Security Nat. Bank v. Cohen

Annotate this Case

31 Wis. 2d 656 (1966)

SECURITY NATIONAL BANK, Plaintiff and Respondent, v. COHEN, Defendant and Appellant: CLINTONVILLE SAVINGS & LOAN ASSOCIATION, Defendant.[*]

Supreme Court of Wisconsin.

June 9, 1966.

July 1, 1966.

*658 For the appellant there was a brief by Glassner, Clancy & Glassner of Milwaukee, and oral argument by William E. Glassner, Jr.

For the respondent there was a brief by Laue & Goethel of Durand, and oral argument by Karl Goethel.

CURRIE, C. J.

The only issue raised by appellant-defendant on this appeal which we deem possesses sufficient merit to warrant our consideration is that plaintiff's *659 foreclosure action is barred by sec. 180.787, Stats. This statute provides in part:

"The dissolution of a corporation shall not take away or impair any remedy available to or against such corporation, its directors, officers or shareholders, for any right or claim existing or any liability incurred, prior to such dissolution if action or other proceeding thereon is commenced within 2 years after the date of such dissolution. . . ."

Strangely, the record before us does not show the date of the dissolution of the corporation. The parties and the trial court have proceeded on the assumption that such dissolution took place more than two years prior to the commencement of this foreclosure action against defendant. We shall do likewise.

Sec. 180.787, Stats., is concerned with survival of remedies against a corporation after its dissolution. The statute limits the survival of remedies available to or against a "corporation, its directors, officers or shareholders," for any right or claim or liability incurred prior to dissolution, to two years from the date of dissolution. The predecessor to sec. 180.787 was sec. 181.02, Stats. 1949, which provided that a corporation should continue in existence for three years after dissolution for the purpose of settling its affairs. We interpreted that statute as preventing enforcement of claims against the corporation after the three-year period, but to continue liability in the transferee shareholders who received assets on dissolution.[1]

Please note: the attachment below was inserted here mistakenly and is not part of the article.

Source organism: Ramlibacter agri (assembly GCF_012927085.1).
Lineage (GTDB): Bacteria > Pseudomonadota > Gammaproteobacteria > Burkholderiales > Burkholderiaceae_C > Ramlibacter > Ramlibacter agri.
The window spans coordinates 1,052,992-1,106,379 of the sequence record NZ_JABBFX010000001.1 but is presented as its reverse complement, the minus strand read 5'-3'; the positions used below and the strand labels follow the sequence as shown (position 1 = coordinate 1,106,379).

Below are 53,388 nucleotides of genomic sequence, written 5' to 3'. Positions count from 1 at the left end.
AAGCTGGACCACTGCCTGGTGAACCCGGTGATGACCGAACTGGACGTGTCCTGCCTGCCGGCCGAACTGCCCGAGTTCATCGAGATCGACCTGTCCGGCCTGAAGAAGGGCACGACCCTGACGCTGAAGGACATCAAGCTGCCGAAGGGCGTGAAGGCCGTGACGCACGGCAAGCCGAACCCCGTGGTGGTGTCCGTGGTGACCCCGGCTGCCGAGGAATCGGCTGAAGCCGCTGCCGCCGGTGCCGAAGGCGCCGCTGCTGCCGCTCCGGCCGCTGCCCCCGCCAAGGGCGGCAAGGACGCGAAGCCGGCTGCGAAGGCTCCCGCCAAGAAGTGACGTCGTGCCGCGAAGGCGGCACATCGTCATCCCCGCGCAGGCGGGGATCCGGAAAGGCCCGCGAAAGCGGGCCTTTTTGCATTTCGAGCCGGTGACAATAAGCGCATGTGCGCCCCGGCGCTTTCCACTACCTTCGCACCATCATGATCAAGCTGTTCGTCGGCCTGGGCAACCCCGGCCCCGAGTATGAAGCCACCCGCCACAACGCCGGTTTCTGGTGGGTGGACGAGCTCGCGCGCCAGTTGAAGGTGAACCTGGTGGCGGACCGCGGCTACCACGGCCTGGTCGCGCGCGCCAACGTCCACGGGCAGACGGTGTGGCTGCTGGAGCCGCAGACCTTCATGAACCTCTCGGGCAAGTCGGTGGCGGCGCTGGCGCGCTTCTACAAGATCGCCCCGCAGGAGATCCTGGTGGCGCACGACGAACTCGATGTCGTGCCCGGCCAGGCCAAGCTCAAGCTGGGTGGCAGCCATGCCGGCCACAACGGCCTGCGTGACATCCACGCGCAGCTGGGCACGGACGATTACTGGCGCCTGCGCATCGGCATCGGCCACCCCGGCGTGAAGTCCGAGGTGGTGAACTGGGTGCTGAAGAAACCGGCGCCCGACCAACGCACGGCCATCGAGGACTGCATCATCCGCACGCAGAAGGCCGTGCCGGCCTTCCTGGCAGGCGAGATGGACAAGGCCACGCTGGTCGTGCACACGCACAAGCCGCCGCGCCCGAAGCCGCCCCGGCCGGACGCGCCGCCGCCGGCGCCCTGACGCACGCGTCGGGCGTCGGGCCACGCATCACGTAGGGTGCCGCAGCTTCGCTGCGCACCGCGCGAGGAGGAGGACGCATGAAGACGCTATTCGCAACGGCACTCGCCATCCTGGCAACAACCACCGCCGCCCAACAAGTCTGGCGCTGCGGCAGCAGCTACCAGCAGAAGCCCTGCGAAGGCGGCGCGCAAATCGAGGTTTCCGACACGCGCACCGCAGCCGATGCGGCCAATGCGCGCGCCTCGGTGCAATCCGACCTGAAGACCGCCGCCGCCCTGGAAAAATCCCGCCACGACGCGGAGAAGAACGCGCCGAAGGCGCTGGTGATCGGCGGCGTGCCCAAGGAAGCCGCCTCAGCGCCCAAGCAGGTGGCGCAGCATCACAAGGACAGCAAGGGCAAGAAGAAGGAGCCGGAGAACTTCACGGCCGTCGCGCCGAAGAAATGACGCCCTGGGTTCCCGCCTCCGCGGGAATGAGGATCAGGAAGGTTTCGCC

*660 Sec. 180.787, Stats., was enacted in 1951 as part of the new business corporation code, and, although this court has not had occasion to construe this section, its effect has been interpreted by one author as follows:

"Under Section 180.787 and its counterpart in the Model Business Corporation Act, it is provided that, while the dissolution of a corporation shall not destroy any remedy available either to or against the corporation, suit must be commenced within two years after the date of dissolution. The intention of the draftsmen apparently was to place the limitation, not on the corporation's existence, but on the cause of action. The hoped-for result was the abating of causes of action against shareholders after the expiration of two years from the date of filing of articles of dissolution."[2]

However, even though sec. 180.787, Stats., could be interpreted to abate a cause of action against a shareholder or officer of a dissolved corporation once the two-year period has passed, that question is not before the court in the instant action. The present action is not a personal action against defendant, but is a foreclosure action against property now held by her and formerly held by the corporation. Plaintiff has not demanded a deficiency judgment against defendant Cohen, but only demands judgment of foreclosure of the mortgage and sale of the property. This court has characterized a mortgage foreclosure action as follows:

". . . a mortgage-foreclosure action is a quasi proceeding in rem, where

"`. . . the judgment deals with the status, ownership, or liability of particular property and operates only as between the particular parties to the proceedings. Proceedings of this character, lying between the extremes of *661 strictly in rem proceedings and those that are strictly in personam, are so characterized because judgments in them affect not only the title to the res, but likewise, rights in and to it possessed by individuals. The essential elements of an action quasi in rem are a res located within the territorial limits of the state in such a way that the state can, if it sees fit to do so, exercise absolute power to control and dispose of it, and a course of judicial procedure, the object and result of which are to subject the res to the power of the state directly by the judgment or decree which is entered, and which is, on its face, directed specifically toward the res so as to disclose this res to the defendant when reasonably notified of the action.'"[3]

This court has had occasion to consider a number of times a question analogous to the one at hand, whether a mortgagee can foreclose a mortgage executed to secure a note, after the shorter statute of limitations on the note has extinguished the mortgagee's rights to sue the mortgagor-debtor on the personal obligation. Consistently it has been held that "the extinguishment of an obligation by the running of the statute of limitations does not prevent the foreclosure of a mortgage given to secure the debt."[4] It would seem that the same result should be reached in the case at hand. Even though under sec. *662 180.787, Stats., defendant Cohen might not be personally liable at this time for any alleged violation of the release and settlement agreement, this should not prevent plaintiff from foreclosing the mortgage executed to secure that agreement.